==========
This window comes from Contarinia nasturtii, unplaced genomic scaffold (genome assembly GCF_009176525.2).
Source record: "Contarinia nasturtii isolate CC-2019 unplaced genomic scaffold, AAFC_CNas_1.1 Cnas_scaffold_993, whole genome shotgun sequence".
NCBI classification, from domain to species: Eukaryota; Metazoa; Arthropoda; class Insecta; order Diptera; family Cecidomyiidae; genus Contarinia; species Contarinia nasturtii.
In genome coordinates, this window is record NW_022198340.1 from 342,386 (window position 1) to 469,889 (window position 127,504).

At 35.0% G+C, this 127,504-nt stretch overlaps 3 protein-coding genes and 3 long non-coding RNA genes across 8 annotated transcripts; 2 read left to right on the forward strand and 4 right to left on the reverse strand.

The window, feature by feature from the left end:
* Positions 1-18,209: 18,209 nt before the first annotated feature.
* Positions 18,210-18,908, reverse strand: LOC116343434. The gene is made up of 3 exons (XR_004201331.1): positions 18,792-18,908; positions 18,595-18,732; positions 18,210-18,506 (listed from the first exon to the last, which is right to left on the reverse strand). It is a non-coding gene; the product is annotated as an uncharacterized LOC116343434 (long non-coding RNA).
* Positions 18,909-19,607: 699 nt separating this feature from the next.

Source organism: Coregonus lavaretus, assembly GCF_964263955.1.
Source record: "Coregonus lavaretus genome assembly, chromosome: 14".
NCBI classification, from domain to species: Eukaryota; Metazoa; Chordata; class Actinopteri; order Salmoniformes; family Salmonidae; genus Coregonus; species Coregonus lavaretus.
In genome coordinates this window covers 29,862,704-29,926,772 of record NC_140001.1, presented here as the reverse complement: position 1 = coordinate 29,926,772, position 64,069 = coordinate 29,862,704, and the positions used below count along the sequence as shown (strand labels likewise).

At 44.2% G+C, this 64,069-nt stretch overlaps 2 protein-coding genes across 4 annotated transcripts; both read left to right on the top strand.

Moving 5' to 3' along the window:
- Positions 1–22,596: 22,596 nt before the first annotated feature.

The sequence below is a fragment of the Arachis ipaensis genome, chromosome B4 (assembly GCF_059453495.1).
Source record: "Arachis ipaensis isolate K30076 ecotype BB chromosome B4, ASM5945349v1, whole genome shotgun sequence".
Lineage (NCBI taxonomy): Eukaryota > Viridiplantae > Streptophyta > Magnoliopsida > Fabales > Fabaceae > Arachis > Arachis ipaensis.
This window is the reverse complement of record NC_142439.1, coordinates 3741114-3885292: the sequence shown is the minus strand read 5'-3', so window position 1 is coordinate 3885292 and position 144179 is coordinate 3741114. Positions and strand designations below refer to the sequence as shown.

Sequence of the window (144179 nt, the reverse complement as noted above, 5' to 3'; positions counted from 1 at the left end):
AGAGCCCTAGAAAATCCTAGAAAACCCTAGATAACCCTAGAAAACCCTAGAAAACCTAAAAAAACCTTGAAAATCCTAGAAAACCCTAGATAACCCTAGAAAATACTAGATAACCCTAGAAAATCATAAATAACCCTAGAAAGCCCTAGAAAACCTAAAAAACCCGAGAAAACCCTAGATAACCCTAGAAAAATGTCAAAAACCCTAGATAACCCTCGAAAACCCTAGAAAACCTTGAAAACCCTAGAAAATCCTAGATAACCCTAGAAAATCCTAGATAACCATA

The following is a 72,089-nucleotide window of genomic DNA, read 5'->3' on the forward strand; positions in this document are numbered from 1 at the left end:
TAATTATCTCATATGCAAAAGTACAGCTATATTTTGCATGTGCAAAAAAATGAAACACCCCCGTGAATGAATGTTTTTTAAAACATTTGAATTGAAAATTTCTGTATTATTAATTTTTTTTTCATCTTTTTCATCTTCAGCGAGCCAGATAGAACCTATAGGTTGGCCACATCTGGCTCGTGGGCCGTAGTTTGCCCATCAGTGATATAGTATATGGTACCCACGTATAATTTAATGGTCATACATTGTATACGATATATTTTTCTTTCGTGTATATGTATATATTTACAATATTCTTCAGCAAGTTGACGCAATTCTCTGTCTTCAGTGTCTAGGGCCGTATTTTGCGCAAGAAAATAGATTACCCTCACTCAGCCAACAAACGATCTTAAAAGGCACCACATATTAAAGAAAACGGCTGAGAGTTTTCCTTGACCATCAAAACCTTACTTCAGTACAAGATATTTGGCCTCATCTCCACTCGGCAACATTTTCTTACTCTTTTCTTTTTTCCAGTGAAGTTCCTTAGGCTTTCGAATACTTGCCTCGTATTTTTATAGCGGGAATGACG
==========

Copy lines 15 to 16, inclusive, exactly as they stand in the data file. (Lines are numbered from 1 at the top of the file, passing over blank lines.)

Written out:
Moving 5' to 3' along the window:
- Positions 1–22,596: 22,596 nt before the first annotated feature.